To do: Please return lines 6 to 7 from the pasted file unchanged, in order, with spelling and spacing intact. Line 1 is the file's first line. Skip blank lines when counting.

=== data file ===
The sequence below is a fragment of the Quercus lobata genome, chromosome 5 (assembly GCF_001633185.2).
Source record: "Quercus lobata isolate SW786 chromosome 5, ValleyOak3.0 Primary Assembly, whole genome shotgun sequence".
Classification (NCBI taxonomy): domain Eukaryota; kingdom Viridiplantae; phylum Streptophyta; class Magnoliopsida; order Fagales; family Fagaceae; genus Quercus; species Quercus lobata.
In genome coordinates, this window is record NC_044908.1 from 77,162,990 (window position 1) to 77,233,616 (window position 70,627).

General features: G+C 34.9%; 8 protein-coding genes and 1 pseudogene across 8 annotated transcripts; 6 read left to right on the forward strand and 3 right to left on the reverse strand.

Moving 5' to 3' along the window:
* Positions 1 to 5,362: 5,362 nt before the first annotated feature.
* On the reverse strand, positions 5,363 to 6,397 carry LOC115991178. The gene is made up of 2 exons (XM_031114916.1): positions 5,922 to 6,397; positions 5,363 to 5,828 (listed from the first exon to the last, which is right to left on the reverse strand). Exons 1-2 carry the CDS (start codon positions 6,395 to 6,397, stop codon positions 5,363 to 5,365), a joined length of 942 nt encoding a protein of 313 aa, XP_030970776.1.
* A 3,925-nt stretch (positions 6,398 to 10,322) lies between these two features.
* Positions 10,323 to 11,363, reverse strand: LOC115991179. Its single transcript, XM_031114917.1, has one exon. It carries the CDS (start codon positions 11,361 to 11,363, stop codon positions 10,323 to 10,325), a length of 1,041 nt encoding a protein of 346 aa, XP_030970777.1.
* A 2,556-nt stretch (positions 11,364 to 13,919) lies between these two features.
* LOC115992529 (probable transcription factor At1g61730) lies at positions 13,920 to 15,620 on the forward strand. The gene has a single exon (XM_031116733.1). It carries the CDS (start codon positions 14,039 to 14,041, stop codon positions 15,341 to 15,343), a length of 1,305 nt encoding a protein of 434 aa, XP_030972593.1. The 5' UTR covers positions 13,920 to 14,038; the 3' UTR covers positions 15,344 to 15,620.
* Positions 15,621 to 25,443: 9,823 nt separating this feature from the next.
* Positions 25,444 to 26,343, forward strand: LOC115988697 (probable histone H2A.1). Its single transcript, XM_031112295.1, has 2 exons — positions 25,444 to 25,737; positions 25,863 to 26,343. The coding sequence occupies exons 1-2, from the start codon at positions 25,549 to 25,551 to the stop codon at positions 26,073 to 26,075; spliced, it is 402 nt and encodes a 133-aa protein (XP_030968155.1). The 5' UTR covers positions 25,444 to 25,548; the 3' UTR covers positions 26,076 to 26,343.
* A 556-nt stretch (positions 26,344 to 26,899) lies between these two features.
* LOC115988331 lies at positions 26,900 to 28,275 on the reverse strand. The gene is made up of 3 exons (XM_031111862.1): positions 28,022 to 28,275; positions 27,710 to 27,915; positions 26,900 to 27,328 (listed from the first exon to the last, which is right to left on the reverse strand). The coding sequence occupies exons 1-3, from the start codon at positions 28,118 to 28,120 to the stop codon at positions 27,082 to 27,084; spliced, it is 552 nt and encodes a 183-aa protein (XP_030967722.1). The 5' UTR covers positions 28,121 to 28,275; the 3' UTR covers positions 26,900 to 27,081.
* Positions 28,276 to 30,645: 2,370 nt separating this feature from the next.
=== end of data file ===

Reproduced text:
Moving 5' to 3' along the window:
* Positions 1 to 5,362: 5,362 nt before the first annotated feature.